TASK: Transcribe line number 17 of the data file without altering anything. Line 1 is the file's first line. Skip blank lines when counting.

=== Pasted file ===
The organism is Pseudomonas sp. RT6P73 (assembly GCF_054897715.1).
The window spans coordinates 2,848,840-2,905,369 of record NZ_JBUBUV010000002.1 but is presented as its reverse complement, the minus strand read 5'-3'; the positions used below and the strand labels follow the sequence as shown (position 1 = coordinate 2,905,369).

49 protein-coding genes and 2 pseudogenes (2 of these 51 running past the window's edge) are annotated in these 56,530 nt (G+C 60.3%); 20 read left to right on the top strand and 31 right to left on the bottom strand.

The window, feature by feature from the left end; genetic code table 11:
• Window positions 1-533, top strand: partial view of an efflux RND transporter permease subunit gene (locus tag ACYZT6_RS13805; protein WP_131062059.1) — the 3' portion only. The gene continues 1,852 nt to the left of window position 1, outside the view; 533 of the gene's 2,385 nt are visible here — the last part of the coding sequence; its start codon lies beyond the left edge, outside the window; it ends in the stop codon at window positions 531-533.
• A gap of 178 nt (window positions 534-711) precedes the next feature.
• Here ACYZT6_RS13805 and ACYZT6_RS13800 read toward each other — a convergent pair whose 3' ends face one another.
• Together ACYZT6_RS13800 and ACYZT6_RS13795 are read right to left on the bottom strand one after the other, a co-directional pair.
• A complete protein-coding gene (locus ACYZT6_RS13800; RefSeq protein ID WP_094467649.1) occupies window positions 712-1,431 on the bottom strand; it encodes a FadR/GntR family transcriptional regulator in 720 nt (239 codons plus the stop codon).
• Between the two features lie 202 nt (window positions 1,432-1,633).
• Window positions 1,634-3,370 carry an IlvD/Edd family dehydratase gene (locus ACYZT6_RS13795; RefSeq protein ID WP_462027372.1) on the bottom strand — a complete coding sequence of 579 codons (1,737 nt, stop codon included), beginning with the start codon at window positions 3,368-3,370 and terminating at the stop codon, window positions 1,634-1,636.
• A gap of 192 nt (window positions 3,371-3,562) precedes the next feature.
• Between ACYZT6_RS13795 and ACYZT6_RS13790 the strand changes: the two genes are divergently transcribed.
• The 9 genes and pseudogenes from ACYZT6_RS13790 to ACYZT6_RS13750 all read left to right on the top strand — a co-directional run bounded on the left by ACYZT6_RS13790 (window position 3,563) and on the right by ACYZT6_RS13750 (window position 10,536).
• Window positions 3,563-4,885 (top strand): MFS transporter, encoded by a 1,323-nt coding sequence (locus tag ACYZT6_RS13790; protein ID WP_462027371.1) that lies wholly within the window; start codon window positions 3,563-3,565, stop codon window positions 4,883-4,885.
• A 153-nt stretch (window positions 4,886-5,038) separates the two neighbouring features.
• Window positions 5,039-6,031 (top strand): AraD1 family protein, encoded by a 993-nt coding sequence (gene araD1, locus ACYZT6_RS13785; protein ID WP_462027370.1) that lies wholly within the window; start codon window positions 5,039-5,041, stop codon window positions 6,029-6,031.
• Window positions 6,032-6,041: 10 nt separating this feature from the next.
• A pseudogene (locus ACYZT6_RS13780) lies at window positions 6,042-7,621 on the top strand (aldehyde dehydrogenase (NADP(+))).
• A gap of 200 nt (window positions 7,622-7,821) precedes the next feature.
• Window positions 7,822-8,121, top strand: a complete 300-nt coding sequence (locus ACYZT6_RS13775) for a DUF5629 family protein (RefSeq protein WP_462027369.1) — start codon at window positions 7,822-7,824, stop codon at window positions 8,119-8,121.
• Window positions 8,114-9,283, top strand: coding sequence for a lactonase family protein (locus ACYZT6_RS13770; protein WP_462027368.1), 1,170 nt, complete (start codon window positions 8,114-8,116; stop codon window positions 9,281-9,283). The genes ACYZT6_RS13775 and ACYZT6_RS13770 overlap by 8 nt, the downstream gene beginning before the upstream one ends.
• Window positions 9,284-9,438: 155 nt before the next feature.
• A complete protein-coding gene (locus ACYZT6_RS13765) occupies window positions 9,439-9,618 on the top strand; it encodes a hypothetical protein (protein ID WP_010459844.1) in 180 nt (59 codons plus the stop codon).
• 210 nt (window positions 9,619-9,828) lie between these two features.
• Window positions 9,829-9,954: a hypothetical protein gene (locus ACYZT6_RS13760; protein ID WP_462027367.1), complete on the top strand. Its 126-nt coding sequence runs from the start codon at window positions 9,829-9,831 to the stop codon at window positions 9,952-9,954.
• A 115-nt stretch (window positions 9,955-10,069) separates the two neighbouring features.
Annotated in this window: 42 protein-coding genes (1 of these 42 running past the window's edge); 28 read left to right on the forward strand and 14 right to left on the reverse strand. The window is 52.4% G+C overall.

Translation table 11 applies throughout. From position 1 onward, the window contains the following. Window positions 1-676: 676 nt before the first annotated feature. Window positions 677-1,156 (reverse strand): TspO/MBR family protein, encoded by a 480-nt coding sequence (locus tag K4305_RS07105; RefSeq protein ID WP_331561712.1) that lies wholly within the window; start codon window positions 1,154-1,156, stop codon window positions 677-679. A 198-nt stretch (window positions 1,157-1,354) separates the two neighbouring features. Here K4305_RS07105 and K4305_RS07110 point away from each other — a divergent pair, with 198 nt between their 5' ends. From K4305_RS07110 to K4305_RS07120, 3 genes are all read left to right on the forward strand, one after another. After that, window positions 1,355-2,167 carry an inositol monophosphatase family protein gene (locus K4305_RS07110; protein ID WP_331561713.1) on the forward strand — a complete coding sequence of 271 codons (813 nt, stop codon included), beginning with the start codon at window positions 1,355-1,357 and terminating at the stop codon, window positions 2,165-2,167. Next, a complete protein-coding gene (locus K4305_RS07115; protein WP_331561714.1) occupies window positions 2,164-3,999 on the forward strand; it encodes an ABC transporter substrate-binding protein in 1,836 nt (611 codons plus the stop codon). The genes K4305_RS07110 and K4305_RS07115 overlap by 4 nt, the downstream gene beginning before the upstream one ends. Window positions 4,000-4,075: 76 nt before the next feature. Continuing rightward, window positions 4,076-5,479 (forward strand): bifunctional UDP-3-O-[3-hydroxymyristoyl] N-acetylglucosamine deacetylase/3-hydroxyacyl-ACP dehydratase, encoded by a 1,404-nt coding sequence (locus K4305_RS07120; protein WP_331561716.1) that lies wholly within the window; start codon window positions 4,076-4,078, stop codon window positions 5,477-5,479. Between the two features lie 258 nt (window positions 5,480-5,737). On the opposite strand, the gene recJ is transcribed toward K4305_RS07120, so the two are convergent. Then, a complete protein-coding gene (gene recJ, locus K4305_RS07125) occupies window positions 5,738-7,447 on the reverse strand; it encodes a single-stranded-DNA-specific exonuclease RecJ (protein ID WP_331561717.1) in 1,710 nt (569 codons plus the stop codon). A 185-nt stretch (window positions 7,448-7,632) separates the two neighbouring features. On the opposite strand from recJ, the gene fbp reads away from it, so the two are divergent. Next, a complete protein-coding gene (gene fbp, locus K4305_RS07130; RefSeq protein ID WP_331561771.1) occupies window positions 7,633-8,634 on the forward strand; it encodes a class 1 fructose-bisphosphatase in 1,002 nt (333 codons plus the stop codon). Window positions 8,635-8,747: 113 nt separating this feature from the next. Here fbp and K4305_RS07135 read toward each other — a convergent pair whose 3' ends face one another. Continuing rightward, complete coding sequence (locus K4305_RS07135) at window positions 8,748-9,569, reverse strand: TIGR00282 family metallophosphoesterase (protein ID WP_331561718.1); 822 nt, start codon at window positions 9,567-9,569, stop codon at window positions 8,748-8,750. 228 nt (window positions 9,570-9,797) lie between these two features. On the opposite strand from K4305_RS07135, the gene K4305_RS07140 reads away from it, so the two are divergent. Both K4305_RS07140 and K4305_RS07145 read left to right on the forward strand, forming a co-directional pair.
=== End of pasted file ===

• Window positions 5,039-6,031 (top strand): AraD1 family protein, encoded by a 993-nt coding sequence (gene araD1, locus ACYZT6_RS13785; protein ID WP_462027370.1) that lies wholly within the window; start codon window positions 5,039-5,041, stop codon window positions 6,029-6,031.